Making money on mobile and digital: study
All publishers say they will be activating on mobile devices by 2014, according to the AAM's third annual study on media innovation.
The Alliance for Audited Media (formerly the Audited Bureau of Circulations) in conjunction with Roslow Research has released its third annual survey on How Media Companies are Innovating and Investing in Cross-Platform Opportunities.
When the organization first did the study in 2009 the main focus was on developing strategies for the mobile market, now three years later that priority has shifted to making digital efforts profitable.
In 2009, 51% of respondents had a mobile presence, this year 90% said they have one and the remaining 10% said they plan to get there within the next year.
The AAM surveyed a total of 210 publishers across the US and Canada, with 58 coming from consumer magazines, 122 from newspapers, 24 from business titles and six from other platforms. Average age of the respondents was 47.7 and it was split with 124 males and 84 females answering the survey online between Oct. 8 and 26, 2012.
This year 22% of publishers responded that their smartphone and tablet apps/platforms are profitable and more than half expect their platforms to get to that point within the next two years.
More than three-quarters of respondents (77%) said mobile revenues need to come from both advertising and circulation, up from 52% in 2009. Less than half (44%) of respondents said that mobile represents up to 9% of advertising revenue and 56% saying that mobile brings in up to 9% of circulation revenue. They anticipate that number to grow, with 46% of publishers expecting mobile to represent at least 10% of their overall ad revenue by the end of 2014.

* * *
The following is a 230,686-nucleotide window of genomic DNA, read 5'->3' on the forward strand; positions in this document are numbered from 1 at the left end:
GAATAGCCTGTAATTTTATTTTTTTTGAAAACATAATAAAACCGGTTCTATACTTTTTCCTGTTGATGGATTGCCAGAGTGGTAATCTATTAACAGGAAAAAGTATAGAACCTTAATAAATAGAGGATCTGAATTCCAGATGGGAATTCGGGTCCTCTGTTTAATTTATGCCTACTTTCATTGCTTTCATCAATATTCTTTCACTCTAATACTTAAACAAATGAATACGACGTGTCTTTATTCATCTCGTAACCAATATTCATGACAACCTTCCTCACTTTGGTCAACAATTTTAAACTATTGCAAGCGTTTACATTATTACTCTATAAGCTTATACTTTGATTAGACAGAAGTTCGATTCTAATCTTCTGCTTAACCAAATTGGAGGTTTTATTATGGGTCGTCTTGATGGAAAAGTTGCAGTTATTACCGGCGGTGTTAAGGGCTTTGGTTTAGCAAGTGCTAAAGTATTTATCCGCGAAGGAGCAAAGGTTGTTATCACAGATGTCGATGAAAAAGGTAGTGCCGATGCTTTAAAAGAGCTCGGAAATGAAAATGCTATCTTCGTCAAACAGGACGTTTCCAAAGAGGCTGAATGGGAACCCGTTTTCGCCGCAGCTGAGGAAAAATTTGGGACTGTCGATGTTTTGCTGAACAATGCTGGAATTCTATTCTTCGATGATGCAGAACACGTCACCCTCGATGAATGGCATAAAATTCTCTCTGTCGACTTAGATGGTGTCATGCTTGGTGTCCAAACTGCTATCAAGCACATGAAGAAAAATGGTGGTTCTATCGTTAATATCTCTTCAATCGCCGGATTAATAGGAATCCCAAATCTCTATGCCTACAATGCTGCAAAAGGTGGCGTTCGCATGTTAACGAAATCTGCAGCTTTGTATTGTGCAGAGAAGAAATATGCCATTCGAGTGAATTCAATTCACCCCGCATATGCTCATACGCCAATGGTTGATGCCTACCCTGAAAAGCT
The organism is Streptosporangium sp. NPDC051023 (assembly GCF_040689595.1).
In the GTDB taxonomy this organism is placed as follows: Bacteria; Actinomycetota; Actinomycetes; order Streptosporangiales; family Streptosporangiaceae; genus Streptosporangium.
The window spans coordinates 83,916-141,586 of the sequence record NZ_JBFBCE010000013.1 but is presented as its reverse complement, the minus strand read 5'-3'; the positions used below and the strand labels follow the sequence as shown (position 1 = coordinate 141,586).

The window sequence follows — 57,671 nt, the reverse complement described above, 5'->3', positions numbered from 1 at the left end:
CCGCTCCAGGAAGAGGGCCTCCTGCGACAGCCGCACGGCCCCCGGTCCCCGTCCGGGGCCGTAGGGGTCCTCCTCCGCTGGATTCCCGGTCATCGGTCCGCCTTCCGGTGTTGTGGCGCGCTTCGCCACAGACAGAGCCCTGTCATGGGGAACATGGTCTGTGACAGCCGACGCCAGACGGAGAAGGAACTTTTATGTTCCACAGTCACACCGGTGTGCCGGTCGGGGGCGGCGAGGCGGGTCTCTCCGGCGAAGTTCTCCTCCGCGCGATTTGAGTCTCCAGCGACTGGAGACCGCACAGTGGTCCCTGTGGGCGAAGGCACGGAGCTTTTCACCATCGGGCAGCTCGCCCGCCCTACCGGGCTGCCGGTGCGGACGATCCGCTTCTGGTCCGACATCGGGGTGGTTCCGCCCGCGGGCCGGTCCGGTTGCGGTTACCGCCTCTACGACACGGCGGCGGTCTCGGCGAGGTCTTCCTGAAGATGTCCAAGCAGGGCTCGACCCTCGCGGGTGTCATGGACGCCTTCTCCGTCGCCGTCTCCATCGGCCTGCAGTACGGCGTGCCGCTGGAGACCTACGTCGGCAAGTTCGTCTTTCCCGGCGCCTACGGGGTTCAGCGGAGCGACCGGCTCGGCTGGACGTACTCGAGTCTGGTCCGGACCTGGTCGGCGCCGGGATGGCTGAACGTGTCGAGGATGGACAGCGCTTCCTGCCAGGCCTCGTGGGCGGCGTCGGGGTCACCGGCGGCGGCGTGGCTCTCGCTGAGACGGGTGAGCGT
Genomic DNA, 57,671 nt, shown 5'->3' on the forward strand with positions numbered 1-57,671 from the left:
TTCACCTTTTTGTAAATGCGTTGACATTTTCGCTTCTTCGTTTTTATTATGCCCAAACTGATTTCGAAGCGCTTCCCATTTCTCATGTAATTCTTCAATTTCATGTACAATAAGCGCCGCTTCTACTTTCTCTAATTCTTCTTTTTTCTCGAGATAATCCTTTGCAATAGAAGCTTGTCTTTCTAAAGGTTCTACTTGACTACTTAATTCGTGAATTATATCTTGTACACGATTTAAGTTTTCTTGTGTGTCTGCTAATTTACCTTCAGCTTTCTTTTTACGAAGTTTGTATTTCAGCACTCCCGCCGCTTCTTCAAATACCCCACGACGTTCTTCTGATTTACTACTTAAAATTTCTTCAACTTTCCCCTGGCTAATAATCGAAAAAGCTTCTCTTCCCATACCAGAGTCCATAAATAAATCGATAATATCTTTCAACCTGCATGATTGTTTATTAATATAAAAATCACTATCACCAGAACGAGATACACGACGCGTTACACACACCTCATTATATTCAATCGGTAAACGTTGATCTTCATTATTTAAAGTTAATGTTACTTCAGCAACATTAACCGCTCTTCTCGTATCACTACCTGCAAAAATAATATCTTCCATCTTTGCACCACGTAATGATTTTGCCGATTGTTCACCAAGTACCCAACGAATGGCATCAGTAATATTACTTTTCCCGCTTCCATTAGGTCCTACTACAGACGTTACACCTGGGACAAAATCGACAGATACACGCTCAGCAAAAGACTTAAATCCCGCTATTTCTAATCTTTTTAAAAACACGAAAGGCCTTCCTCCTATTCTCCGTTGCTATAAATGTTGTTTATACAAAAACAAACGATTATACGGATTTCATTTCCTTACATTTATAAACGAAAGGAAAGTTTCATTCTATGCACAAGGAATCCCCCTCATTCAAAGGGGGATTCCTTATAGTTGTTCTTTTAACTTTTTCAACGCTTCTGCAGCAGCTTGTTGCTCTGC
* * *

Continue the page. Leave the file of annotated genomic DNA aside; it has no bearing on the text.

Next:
Demand for independent, third-party verification of mobile metrics is increasing, according to 67% of AAM publishers, with 66% saying it is in the industry’s best interest to audit and verify digital content accessed by mobile devices and 62% responding that the publishing industry should disclose digital usage metrics including access rates and time spent.
Apple is the platform dominating the market, with 87% of respondent having iPad apps and 85% having iPhone apps, while 75% have an Android apps, 67% with Kindle apps and 57% with Nook apps. Publishers aren’t offering just one app to its audience either, producing an average of 3.4 iPad and iPhone apps, 3 Kindle apps and 2.4 Nook apps.
The survey also asked publishers about website strategies. In 2009, paywalls were virtually nonexistent for newspaper publishers and this year 48% of respondents said they have a paywall. Metered paywalls are the most popular model being used, with 40% of publishers who have one using this method, where readers have access to a pre-determined amount of articles before payment is required on the site. A hard paywall is in use by 17% of publishers who have one, where users need to pay to read any content, 33% have a combination paywall which restricts access to premium content.
Despite expansions in mobile publishing, respondents are still sticking with their print titles, with less than 15% saying they have plans to reduce their print frequency and less than 3% saying their publication will only be produced digitally in the next five years.